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It's easy to forget that dogs can bite

WASHINGTON — A dog pack blamed for the killings of a Georgia couple is a reminder of the fragility of mankind's pact with canines. Underlying the relationship between the species is a simple expectation: We feed them, they don't kill us.

Dogs are so much a part of American life — valued members of or even substitutes for human families — that it can be easy to forget they are still animals with teeth and the ability to use them if instinct demands it.

Add the lack of an owner and steady meals, and dogs can quickly begin to resemble their wolf ancestors, teaming up in packs for hunting and protection. They may look like pets, but behave like predators.

That is what investigators believe Sherry and Lothar Schweder encountered along a country road in Georgia recently. They say a pack of wild dogs killed Sherry Schweder as she took an evening walk then fatally mauled her husband when he went to look for her. Authorities euthanized more than a dozen dogs suspected to be involved.

Very seldom do dogs kill people in the United States: At least 20 Americans have died so far this year from dog attacks, a handful fewer than have died from lightning strikes.

But it is not unusual for dogs to use their teeth on people. Dogs bite about 4.5 million people in the United States each year, and nearly 900,000 of those, about half of them children, require medical care, the Centers for Disease Control and Prevention says. More than 31,000 Americans needed reconstructive surgery after dog attacks in 2006, CDC figures show.

The CDC says adults with two or more dogs at home are five times more likely to get bitten than people with dog-free households. What gives?

Predatory behavior — hunting for food — is just one of many reasons canines, whether wild or housedogs, may attack people, experts say.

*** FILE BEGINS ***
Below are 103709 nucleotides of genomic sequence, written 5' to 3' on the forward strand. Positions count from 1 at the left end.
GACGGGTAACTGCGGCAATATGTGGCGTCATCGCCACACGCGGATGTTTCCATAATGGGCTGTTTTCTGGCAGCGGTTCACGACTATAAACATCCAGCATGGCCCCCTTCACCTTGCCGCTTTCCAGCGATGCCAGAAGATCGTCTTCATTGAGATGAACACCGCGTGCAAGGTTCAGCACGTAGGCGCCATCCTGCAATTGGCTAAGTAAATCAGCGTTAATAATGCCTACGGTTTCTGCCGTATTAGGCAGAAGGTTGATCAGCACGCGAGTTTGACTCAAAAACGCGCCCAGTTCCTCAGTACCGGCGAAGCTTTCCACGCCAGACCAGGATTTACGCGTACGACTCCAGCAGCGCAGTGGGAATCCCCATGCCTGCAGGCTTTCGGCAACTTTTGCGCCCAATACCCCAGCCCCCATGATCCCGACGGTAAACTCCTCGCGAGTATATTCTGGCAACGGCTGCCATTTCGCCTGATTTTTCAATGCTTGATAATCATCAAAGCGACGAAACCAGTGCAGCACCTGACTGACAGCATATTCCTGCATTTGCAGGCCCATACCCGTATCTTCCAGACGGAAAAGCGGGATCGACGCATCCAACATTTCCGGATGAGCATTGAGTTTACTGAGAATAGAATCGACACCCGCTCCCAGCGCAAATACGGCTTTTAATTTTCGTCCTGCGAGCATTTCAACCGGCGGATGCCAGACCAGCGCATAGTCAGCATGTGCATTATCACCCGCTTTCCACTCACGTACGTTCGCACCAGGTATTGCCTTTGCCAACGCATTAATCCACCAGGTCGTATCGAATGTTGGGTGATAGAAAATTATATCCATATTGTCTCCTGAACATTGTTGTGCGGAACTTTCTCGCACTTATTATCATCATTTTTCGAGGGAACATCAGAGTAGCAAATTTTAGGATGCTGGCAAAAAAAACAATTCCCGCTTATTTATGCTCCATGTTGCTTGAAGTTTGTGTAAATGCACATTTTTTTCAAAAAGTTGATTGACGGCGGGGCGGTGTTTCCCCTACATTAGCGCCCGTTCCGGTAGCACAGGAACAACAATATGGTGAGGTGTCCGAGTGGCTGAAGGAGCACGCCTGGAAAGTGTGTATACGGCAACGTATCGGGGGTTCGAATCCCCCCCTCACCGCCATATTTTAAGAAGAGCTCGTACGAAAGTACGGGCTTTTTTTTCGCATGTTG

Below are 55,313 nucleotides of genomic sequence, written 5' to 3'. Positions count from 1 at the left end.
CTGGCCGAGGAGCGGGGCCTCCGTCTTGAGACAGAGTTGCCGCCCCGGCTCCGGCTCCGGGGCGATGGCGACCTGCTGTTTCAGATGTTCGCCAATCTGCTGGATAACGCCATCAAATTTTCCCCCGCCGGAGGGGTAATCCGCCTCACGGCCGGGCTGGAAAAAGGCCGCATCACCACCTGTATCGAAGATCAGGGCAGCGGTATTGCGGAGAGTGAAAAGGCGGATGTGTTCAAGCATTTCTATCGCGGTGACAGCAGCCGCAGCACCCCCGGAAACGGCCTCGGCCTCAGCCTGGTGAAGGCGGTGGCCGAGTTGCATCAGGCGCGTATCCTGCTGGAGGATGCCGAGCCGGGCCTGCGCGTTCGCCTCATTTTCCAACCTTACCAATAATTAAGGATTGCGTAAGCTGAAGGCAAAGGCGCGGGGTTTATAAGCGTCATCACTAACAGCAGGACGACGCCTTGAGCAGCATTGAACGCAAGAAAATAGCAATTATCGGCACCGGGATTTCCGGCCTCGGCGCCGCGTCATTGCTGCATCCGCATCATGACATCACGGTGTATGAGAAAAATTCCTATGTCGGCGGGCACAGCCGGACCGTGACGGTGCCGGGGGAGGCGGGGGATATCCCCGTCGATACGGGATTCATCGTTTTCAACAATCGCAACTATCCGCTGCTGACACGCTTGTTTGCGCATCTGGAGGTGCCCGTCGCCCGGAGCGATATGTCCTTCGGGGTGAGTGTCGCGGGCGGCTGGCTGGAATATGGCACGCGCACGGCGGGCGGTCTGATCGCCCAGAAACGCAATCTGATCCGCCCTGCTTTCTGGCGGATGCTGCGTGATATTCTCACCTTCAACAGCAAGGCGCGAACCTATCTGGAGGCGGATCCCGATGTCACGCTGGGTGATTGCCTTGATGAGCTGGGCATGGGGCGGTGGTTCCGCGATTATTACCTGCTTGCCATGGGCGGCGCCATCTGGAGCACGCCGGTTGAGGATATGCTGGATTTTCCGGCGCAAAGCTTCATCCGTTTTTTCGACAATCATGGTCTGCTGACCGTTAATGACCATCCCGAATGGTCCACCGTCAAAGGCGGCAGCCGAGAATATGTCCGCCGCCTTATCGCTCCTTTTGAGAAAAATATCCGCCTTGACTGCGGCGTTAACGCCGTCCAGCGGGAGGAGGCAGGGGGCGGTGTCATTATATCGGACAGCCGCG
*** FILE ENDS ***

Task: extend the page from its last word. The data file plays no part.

Dog bites also may be caused by medical problems; possessiveness over food and toys; fear aggression resulting from genetics or poor socialization; or redirected aggression, such as when a dog fights another dog and goes after a person who intervenes and protection of territory.

Take steps to prevent potentially bad behavior

Experts say early, positive and thorough obedience training, starting with puppy kindergarten, is one way that dog owners can make their dog less likely to bite. Other tips:

• Expose the dog to as many different types of children and adults as possible in the early months of its life in controlled situations, using food and other good things, so the dog will make positive associations between them and people.

• Don't let puppies jump or nip, behaviors that can lead to bites later on. Redirect a nip with an alternative behavior such as a sit. When a puppy puts its mouth on the owner's hand, the owner should put an acceptable object in its mouth such as a rawhide bone or toy or sock. It can take months but eventually the dog should get the message.

• Make sure the dog gets plenty of exercise and mental stimulation.

• Follow animal-control laws and keep dogs leashed and under control in public.

• Never leave a dog with children unsupervised.

• Teach children not to run up to dogs or harass them.

• If a dog challenges its owner, it's time for remedial work. First train obedience, such as the sit and stay commands, then consistently make the dog sit before it gets anything it wants, such as food or a walk, or make it stay rather than letting it get up to follow when a family member moves.

Associated Press

It's easy to forget that dogs can bite 08/31/09 [Last modified: Friday, October 28, 2011 1:38pm]
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